So, be prepared for a long, dragged-out process for each technical hire – you will have to deal with counter-offers, ludicrously good counter-offers even. Don’t hardball your candidates with “join us now before we raise money and offer you less equity” – keep them sold on the things that money can’t buy: working on projects that they find meaningful, working with people they like, learning new things, and so on.
3. The best source of “available” developers are recent graduates.
If you followed point #2 above, then what I’m about to say next should resonate: the best source of developers who are openly looking for work is recent college graduates.
Many of them get passed over by big software development shops like Microsoft / Google / et al because they don’t have enough time behind the wheel; this is exactly what happened to me when I was graduating from Vanderbilt with good grades, a successful freelancing track record, apps in market, and good recommendations.
On top of being available, recent grads have the absolute best risk profile for working at a startup. They have no obligations, no mortgages, no expectations of six figure salaries out of the gate – they just want to work on something cool and take home enough money to start building a life for themselves.
There is a downside to hiring recent grads, however: having no experience means what it means! You’ll have to invest a lot of time into training them all of the things they didn’t learn in school, which in some cases includes the ability to code.
Truth be told, I only recommend going the route of hiring recent grads if you already have a CTO or another veteran onboard who’s willing to train and coach them.
It’ll take a while before you can get an acceptable level of output out of a recent grad, but as long as you continuously invest in making your new hires better they will (1) stick around because they’re learning and improving and (2) will deliver output at startup speed.
4. It is phenomenally easy to start a company and raise money in 2012 compared to earlier years, and the most senior technologists who fit the risk profile for startups are able to start their own companies.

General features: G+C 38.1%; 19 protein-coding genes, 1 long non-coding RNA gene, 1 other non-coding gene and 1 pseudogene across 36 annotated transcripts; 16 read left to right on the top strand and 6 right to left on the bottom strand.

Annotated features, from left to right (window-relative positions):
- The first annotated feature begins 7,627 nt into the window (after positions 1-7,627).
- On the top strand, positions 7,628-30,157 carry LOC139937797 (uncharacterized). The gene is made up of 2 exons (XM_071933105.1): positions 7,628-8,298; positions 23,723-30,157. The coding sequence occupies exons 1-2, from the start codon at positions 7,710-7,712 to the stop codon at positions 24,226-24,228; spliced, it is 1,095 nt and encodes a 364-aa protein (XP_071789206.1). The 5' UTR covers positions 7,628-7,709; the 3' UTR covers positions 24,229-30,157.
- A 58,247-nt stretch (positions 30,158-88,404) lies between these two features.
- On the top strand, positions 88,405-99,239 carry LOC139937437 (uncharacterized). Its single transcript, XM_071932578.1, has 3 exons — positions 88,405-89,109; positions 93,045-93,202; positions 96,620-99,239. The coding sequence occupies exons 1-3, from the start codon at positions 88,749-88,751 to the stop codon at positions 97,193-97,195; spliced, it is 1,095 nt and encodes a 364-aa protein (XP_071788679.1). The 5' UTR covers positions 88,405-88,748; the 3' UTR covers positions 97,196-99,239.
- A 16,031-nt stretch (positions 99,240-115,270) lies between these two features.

One important facet that’s overlooked about the technology market for software talent, especially among startups, is just how easy it is for top-tier technologists to start and launch their own companies.
All of your prospective founding CTOs who are interested in startups and have an idea they’re really committed to could probably raise money and build a v1 product themselves; so how does this affect your ability to recruit?
It dilutes the market for talent – spreads the small slice of the Venn diagram of all developers who are willing to work for free on a high-risk idea across a much larger number of smaller companies. So what’s a startup founder like you to do?
Invest some effort into helping any talented developer who’s trying to build their own company be successful, because even if that developer is unavailable to help ease your pain now they’re someone you want to build a good working relationship with and maybe work together later.
I never try to steal someone away from a project they’re deeply, personally, and fully committed to, nor do I ever suggest something stupid like merging two totally irrelevant ideas together into one company just so we have more developers on the team. Recognize that recruiting is a long-running process – it takes a long time to find the right people.
It’s in your best interest to be someone developers trust, not a self-interested jack ass who constantly tries to poach them away from their passion projects.
“Pay it forward” is my advice here, and for your short term needs – don’t even bother with people who are trying to get their own projects started. If they decide to can their project, they’ll come and approach you if you’re someone they trust and would want to work with eventually.
I’m going to write a second post on our philosophy when it comes to actually recruiting developers and what we think is important.